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Hagel, Chang air differences over disputed islands

April 8, 2014
Associated Press

BEIJING (AP) — The defense chiefs of China and the U.S. faced off Tuesday over Beijing's escalating territorial disputes in the region, as Defense Secretary Chuck Hagel, wagging his finger, said China doesn't have the right to unilaterally establish an air defense zone over disputed islands with no consultation.

And he said America will protect Japan in a dispute with China.

Chinese Defense Minister Chang Wanquan said his country will not take the initiative to stir up troubles with Japan, but Beijing is ready to use its military if needed to safeguard its territory. And he warned that the U.S. must "stay vigilant" against Japan's actions and "not be permissive and supportive" of Tokyo.

The two men were speaking to reporters after a meeting here.

The U.S. has criticized Beijing's recent declaration of an air defense zone over a large swath of the East China Sea, including disputed islands controlled by Japan.

Speaking to reporters after the meeting with Chang at the Ministry of Defense, the two men aired their countries well-known positions about the territorial disputes.

The meeting focused on how the U.S. and China can build stronger ties, in the wake of years of frosty relations over Beijing's military buildup, persistent cyberattacks against U.S. government agencies and private industry, and aggressive Chinese territorial claims in the East China Sea.

Beijing's recent declaration of an air defense zone over a large swath of the East China Sea, including disputed islands controlled by Japan has raised complaints from the U.S., deepening concerns that it could spark a confrontation.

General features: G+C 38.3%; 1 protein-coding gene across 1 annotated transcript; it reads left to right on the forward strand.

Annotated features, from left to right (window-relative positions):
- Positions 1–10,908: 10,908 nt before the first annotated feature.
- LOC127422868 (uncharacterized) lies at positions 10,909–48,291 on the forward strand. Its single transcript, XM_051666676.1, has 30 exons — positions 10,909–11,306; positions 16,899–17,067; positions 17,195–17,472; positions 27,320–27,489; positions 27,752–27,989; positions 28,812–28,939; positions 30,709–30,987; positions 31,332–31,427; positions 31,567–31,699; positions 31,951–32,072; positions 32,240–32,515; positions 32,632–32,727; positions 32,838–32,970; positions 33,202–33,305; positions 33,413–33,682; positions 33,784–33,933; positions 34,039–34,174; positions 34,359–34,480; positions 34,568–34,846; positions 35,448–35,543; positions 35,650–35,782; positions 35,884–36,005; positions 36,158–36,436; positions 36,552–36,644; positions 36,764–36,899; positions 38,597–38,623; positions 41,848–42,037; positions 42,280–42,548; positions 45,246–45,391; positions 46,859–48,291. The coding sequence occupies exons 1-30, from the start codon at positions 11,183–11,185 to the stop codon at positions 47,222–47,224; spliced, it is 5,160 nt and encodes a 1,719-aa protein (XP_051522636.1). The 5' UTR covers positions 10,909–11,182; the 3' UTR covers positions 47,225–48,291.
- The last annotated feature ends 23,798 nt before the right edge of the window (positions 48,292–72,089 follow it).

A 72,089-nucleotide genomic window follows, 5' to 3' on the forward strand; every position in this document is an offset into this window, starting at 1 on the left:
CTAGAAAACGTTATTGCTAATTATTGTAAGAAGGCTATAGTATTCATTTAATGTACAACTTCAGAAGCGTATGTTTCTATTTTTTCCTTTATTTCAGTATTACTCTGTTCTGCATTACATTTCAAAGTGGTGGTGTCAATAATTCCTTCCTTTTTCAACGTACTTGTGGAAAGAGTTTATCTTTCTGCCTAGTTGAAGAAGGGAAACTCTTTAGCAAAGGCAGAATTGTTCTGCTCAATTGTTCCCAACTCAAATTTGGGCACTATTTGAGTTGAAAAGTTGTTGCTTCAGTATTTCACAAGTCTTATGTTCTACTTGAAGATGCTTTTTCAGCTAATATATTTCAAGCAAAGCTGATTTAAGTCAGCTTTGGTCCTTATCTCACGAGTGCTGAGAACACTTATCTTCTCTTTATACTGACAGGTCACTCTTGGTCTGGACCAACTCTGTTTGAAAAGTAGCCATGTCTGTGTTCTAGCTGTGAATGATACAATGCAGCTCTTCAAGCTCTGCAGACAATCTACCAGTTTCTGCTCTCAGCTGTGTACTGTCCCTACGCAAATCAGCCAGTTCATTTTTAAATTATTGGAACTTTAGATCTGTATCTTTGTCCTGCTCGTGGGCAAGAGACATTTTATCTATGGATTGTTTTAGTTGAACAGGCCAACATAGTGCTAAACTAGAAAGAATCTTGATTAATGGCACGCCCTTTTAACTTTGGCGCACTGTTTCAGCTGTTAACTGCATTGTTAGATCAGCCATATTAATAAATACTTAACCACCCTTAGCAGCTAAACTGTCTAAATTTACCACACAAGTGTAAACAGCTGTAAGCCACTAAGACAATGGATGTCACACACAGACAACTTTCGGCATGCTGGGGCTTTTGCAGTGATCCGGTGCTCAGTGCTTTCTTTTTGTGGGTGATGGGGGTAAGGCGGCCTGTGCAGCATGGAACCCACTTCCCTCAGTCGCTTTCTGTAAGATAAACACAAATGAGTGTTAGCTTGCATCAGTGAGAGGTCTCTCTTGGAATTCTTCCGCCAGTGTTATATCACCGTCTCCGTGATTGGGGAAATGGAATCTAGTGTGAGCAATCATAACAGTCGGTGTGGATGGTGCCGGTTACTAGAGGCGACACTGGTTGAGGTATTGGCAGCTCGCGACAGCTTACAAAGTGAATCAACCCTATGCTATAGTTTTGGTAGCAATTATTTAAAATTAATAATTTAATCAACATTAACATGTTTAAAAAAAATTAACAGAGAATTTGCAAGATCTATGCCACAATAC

Washington has refused to recognize the zone or follow China's demands that its aircraft file flight plans with Beijing's Defense Ministry and heed Chinese instructions. China has warned of unspecified retaliatory measures against aircraft that do not comply, but has so far taken no action.

He also said the U.S. and China must be more open with each other about their cyber capabilities, saying that greater openness "reduces the risk that misunderstanding and misperception could lead to miscalculation."

Hagel pointed to the ongoing threat from North Korea, which recently threatened additional missile and nuclear tests. And he said the U.S. and China have a shared interest "in achieving a verifiable, irreversible denuclearization of the Korean Peninsula."

In recent weeks the North has conducted a series of rocket and ballistic missile launches that are considered acts of protest against annual ongoing springtime military exercises by Seoul and Washington. North Korea says the exercises are rehearsals for invasion.

 
 

 

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